Pie in the sky: is global food security within reach in the face of a changing climate?
BY Kevin Emslie ON 28 August 2017
In 1996 food security was defined by the World Food Summit as follows: “Food security exists when all people, at all times, have physical and economic access to sufficient, safe and nutritious food that meets their dietary needs and food preferences for an active and healthy life”. A food secure world is one of the pillars of the United Nation’s Development Programme’s (UNDP) second of 17 Sustainable Development Goals (SDG) of Zero Hunger by 2030. However, achieving global food security is no easy task. To date it has been stifled by a combination of numerous factors such as population growth, wealth inequality, value chain inefficiencies and more recently climate change.
With the world’s population expected to exceed 8,5 billion by 2030 (~7,6 billion in mid-2017), a ~35% increase in food production – along with its equitable distribution – will be needed to supply the growing demand. Based on projected trends, however, food production will only increase by approximately 20% by 2030. Therefore, something needs to be done differently to make up the missing 15% or “Pie in the Sky” needed to successfully eradicate world hunger. What is required, is the sustainable transformation of food and agricultural systems across the world. Transformed systems would need to be highly productive, efficient, without waste, as well as being resilient to the negative impacts of climate change. These impacts include inter alia increasing temperatures and more frequent droughts and floods, and are already evident in global agricultural systems – particularly those in tropical regions, which are home to the some of the world’s most vulnerable communities. Moreover, the impacts of climate change on food production are expected to intensify in the future, pushing the “Pie in the Sky” further out of reach. Without the implementation of innovative and effective climate change adaptation and mitigation interventions, the 15% increase in food production needed to attain Zero Hunger by 2030 may never be realised. Shortfalls in food supply would most notably lead to food price increases, which would be devastating for those already suffering from high rates of hunger. Consequently, food security should arguably be central to the world’s climate change adaptation and mitigation efforts. These efforts would include policies, strategies and actions that target vulnerabilities and threats (such as upholding the Paris Agreement on Climate Change) and promote the implementation of climate-smart agricultural systems.
With the impacts of climate change on global food security becoming increasingly apparent, there is no better time to act. In the face of climate change, the global community needs to collectively mobilise and amalgamate its resources to ensure the complete transformation of the world’s agricultural systems to those which maximise production and minimise wastage while maintaining a low ecological footprint. Such an achievement is pivotal to not only reaching but ultimately reeling in the “Pie in the Sky” and achieving global food security by 2030. Can the world, however, successfully transform its agricultural systems? With the multitude of economically viable and sustainable pre- and post-harvest farming practices and technologies available, there is no excuse for failing to transform agriculture. These practices and technologies include: i) nitrogen-efficient crop varieties; ii) heat-tolerant crop varieties; ii) zero-tillage; iii) integrated soil fertility management; iv) drip irrigation (where conditions relating to soil type, market access, cultural norms, and water resources are appropriate); v) airtight storage solutions; and vi) cold chain transport. The worldwide implementation and integration of such solutions into agricultural systems would not only strengthen productivity and resilience, but also improve farmers’ incomes and help reduce food prices. For example, one estimate suggests that through using nitrogen-efficient crop varieties alone, the number of people vulnerable to undernourishment in developing countries in 2050 could be reduced by more than 120 million.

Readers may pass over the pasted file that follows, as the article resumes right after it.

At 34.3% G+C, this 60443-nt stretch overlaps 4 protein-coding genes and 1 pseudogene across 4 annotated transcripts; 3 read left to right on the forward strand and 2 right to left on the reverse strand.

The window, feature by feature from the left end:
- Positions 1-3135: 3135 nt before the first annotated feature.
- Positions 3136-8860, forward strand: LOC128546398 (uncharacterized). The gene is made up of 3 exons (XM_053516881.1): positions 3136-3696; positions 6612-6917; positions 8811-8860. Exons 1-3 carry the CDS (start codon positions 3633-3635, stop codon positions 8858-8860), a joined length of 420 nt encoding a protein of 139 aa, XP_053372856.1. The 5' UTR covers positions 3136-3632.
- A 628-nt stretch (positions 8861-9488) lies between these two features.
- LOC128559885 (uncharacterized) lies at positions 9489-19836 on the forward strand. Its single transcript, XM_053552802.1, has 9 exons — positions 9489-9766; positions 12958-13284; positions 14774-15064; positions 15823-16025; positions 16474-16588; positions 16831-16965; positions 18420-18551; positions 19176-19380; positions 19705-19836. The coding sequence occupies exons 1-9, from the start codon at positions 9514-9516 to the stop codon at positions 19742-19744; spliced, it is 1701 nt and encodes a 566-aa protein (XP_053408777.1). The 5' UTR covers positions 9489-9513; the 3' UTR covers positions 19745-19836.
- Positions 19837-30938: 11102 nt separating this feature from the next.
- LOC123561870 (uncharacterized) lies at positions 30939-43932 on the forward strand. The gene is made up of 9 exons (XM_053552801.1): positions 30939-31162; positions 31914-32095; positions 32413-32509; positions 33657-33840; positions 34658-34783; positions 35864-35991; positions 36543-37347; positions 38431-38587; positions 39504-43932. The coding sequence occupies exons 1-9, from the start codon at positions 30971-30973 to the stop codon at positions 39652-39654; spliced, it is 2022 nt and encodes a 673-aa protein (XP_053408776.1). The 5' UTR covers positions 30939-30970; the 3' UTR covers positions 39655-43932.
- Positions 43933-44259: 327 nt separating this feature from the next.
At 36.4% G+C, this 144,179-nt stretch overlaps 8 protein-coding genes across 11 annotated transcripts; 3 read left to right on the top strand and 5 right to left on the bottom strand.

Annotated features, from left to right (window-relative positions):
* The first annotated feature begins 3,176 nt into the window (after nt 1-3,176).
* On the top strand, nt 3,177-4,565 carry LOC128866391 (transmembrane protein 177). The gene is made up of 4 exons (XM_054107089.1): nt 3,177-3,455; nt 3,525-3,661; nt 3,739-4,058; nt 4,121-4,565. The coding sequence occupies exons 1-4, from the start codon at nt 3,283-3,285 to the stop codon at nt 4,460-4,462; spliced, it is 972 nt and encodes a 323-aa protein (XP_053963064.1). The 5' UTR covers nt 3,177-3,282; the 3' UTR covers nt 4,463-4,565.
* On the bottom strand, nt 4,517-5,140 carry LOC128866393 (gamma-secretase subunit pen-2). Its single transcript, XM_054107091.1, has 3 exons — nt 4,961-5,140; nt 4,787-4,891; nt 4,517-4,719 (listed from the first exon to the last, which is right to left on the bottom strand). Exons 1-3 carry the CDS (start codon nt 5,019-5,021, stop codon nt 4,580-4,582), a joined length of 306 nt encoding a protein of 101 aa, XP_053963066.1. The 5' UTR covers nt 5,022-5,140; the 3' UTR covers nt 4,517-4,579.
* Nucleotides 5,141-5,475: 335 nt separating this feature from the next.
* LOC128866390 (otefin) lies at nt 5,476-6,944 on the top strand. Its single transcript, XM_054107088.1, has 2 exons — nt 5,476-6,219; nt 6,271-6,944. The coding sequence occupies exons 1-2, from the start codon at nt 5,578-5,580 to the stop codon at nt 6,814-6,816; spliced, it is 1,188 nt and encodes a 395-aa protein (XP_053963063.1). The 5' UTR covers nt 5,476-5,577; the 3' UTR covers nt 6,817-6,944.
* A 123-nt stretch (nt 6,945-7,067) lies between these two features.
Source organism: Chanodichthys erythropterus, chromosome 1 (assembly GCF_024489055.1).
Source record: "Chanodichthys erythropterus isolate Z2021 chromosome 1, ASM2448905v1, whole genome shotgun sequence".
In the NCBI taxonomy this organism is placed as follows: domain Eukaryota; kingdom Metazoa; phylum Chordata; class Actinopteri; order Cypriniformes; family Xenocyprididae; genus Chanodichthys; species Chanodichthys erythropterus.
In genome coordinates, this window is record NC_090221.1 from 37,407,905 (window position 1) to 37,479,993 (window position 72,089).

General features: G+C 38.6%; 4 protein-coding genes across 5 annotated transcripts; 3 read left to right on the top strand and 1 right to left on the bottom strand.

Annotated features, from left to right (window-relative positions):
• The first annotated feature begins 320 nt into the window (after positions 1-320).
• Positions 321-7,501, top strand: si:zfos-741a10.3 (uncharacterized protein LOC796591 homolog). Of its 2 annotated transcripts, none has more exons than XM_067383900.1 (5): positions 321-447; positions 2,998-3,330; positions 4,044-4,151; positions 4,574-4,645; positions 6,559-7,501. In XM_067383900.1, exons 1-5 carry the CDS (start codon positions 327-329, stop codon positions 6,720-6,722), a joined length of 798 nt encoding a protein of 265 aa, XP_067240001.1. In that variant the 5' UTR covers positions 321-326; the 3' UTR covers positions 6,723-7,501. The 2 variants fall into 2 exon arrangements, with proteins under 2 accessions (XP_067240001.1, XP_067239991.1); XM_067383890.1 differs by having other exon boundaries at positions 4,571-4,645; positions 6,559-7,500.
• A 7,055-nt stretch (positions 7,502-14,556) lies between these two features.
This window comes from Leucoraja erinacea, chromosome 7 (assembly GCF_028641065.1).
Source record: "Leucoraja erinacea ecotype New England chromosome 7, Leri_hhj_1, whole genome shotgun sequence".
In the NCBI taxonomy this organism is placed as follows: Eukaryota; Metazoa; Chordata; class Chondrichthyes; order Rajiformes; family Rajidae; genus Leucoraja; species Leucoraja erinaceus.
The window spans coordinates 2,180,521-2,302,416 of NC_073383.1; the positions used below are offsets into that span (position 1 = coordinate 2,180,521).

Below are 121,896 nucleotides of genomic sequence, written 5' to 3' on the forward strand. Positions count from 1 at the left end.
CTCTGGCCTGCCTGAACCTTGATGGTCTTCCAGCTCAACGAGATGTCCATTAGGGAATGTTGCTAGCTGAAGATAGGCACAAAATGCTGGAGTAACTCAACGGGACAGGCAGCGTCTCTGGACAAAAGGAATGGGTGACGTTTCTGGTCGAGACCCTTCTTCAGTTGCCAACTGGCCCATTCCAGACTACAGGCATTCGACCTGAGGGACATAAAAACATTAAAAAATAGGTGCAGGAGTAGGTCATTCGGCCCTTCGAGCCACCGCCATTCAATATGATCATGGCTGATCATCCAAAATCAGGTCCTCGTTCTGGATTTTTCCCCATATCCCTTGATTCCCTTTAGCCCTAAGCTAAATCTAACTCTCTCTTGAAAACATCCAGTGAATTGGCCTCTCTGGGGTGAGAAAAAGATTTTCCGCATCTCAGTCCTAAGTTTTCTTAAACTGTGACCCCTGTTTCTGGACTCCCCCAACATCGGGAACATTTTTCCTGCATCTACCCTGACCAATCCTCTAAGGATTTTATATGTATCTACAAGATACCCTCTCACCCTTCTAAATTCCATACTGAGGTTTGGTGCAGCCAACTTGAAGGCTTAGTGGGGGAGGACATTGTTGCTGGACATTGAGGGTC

The adoption of the above-mentioned practices and technologies will not be a walk in the park, as many barriers restricting their uptake first need to be overcome. These barriers include: i) policies that encourage unsustainable agricultural practices; ii) limited knowledge about the localised impacts of climate change; iii) poor forecasting and early warning technologies; iv) lack of access to loans and credit; and v) inadequate understanding of climate-smart agriculture. Smallholder farmers in particular are affected by these barriers. As a result, with the smallholder farming population in developing countries numbering about 475 million, it will be difficult, if not impossible to reach the “Pie in the Sky” if the adaptation of smallholders to climate change is not prioritised as part of a holistic global plan.
There is by no means a simple, all-encompassing “silver bullet” available to reach a global state of Zero Hunger by 2030. However, with a host of climate change, agricultural and poverty-related initiatives already completed, ongoing or planned worldwide, as well as the availability of a trove of scientific and technological advancements in the agricultural sector, the world is moving in the right direction. If such momentum is maintained while incentives and barriers to sustainable agricultural and food systems are reset and weakened, respectively, the world may soon be feasting on the “Pie in the Sky”.